Overhead Press vs Military Press vs Push Press: Unleashing Your Upper Body Strength

If you're looking to build a robust upper body, understanding the most effective shoulder exercises can be critical. Shoulder exercises, such as the overhead press, military press, and push press, serve as key strength-building tools. In this article, we’ll delve into the differences and similarities among these exercises and how they can optimize your strength-training regimen.

Understanding Shoulder Presses
Shoulder presses refer to strength-training exercises targeting the anterior (front) and medial (middle) heads of the shoulder muscles, alongside the upper back and upper arm muscles. In a standing position, shoulder presses also engage core muscles, fostering overall body strength.

Regularly performed, shoulder presses improve shoulder mobility, stability, and strength, preparing your body for more advanced movement patterns like deadlifts, bench presses, and rows.

The Overhead Press: AKA Military Press
A compound shoulder lift, the overhead press (also known as the military press) promotes muscle building, enhances shoulder range of motion, and increases core stability. This exercise primarily works the anterior and medial deltoids, the upper chest, triceps, and lower back.

How to Do It


  1. Begin standing with your feet shoulder-width apart.
  2. Grab the barbell with a shoulder-width grip, resting it at shoulder height on your collarbone.
  3. Engage your core and raise the barbell overhead, fully extending your arms at the top and pushing your head through your arms.
  4. Lower the weight back to your collarbone, preparing for the next repetition.
  5. Key Differences
  6. While both exercises engage similar muscles, the military press requires a tighter stance with feet close together. This generates tension throughout the body. The overhead press utilizes a wider stance, increasing stability and balance. Whether you prefer the military press or overhead press depends on your personal preferences and training objectives.

The Push Press: Full Body Strength Builder

The push press is a compound exercise that builds muscle in both your lower and upper body. Activating the glutes, quads, pecs, triceps, lower back muscles, and deltoids, this exercise promotes total body strength.

How to Do It


  1. Start standing with your feet shoulder-width apart.
  2. Grab the barbell with a shoulder-width grip, resting it on your collarbone just below chin level.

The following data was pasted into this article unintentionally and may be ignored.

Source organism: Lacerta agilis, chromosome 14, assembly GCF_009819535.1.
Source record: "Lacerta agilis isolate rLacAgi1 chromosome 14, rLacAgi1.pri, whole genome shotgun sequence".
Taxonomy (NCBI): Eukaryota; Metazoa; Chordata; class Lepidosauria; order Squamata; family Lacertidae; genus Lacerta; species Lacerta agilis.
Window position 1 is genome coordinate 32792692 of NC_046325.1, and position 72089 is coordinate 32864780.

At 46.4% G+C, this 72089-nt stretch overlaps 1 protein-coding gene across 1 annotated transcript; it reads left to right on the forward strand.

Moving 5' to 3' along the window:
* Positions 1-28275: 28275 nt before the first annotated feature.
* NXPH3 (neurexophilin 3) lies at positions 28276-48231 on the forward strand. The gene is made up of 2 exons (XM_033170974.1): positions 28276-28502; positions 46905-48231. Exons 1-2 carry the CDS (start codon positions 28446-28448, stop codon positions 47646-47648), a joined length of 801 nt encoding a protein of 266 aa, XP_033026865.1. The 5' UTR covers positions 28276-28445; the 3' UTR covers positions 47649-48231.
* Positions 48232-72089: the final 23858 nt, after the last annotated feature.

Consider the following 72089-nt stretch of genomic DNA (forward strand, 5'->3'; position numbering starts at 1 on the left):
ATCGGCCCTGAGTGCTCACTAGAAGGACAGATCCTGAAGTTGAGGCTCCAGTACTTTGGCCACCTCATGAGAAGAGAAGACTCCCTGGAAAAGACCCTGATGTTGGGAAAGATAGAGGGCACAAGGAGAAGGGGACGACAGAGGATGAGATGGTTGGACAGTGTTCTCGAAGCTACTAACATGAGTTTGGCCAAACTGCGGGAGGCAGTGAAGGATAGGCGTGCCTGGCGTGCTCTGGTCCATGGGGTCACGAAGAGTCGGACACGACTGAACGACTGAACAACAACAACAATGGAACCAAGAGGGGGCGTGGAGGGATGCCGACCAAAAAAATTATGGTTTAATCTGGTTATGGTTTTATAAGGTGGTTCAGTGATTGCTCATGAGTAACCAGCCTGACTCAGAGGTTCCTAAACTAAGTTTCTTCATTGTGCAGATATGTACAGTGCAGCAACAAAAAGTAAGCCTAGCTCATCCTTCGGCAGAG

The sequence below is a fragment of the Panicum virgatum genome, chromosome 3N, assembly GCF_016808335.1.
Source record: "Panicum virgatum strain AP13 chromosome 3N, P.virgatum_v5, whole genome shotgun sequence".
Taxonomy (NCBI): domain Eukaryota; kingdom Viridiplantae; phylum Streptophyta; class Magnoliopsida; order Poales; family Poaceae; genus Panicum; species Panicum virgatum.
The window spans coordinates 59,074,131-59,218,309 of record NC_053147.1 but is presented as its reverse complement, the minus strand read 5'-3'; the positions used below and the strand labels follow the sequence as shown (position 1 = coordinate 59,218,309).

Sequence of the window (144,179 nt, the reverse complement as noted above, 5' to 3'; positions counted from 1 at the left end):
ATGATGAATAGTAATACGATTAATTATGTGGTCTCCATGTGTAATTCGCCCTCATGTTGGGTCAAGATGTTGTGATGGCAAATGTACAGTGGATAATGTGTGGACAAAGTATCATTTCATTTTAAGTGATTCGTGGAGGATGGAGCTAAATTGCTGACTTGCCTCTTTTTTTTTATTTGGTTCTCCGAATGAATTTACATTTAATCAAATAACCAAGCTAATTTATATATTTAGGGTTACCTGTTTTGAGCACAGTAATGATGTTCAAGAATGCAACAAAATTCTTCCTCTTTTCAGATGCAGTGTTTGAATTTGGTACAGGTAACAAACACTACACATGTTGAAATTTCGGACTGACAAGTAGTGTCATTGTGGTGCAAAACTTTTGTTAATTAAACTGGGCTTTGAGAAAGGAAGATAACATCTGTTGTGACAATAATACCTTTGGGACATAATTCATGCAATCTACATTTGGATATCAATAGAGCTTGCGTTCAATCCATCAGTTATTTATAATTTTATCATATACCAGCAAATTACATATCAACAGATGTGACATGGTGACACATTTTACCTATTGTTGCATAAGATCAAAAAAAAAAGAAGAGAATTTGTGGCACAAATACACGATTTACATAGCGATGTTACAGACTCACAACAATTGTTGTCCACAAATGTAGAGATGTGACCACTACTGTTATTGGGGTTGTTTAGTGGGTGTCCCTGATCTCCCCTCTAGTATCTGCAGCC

3. Dip slightly, then explosively extend your knees and hips, driving the barbell overhead.
  4. Fully extend your arms overhead and push your head slightly forward for a full range of motion.
  5. Lower the weight back to rest on your collarbone.
  6. With your hips and knees slightly bent, begin the next repetition immediately.
  7. Key Differences
  8. The push press emphasizes power, creating momentum in the initial phase by dipping down into a semi-squat, which helps to press the bar overhead with greater speed. This recruits more muscles, enabling you to lift heavier weights with ease and building overall shoulder strength.

So, Which Exercise Is Better?

The choice between the overhead press and push press hinges on your personal fitness goals.

Building Muscle

If muscle building is your goal, the overhead press might be more beneficial. This exercise allows for greater control during the concentric (lifting) and eccentric (lowering) phases, fostering muscle-building tension. With progressive overload, you can gradually increase weight, frequency, and reps to boost muscle strength over time.

Producing Power

If power is your aim, the push press will get you there. This exercise focuses on the speed of lifting the weight overhead, promoting more power through momentum. Practicing push-press exercises can boost your athletic capacity, but both types of shoulder press variations can be used to enhance functional strength, range of motion, and stability.

Final Thoughts

Incorporating barbell overhead presses and push presses into your training routine can increase strength, improve posture and balance, and reduce the risk of injury. Whether you aim to build muscle (overhead press) or promote power (push press), both exercises can help you reach your fitness goals. However, as always, it's important to use proper form and gradually increase intensity to avoid injury.

Ben Wilkinson